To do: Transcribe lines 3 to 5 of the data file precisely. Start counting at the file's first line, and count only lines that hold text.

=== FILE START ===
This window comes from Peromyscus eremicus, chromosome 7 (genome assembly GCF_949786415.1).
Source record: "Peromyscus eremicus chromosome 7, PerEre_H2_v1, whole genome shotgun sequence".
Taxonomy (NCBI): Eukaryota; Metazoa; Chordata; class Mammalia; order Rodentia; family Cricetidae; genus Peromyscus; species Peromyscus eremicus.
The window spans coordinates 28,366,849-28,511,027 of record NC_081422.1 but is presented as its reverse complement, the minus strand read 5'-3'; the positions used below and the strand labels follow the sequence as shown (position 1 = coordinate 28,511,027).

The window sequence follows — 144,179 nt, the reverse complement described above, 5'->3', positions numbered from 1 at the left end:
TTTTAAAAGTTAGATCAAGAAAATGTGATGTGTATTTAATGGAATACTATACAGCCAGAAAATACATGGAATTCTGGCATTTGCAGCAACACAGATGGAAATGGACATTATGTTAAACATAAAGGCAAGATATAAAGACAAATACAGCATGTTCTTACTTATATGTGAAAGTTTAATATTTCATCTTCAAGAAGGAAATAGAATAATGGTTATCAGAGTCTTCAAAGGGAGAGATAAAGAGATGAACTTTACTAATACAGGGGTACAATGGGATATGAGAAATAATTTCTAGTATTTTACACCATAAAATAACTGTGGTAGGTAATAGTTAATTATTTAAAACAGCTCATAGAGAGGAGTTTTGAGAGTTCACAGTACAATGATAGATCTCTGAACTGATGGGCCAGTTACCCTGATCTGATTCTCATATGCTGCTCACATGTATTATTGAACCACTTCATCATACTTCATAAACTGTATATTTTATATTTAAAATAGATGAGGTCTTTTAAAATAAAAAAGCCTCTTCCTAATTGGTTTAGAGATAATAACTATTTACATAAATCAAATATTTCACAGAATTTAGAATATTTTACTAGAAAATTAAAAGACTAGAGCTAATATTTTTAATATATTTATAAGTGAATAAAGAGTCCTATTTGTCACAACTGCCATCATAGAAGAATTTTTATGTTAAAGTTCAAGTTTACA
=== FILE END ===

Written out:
Taxonomy (NCBI): Eukaryota; Metazoa; Chordata; class Mammalia; order Rodentia; family Cricetidae; genus Peromyscus; species Peromyscus eremicus.
The window spans coordinates 28,366,849-28,511,027 of record NC_081422.1 but is presented as its reverse complement, the minus strand read 5'-3'; the positions used below and the strand labels follow the sequence as shown (position 1 = coordinate 28,511,027).

The window sequence follows — 144,179 nt, the reverse complement described above, 5'->3', positions numbered from 1 at the left end: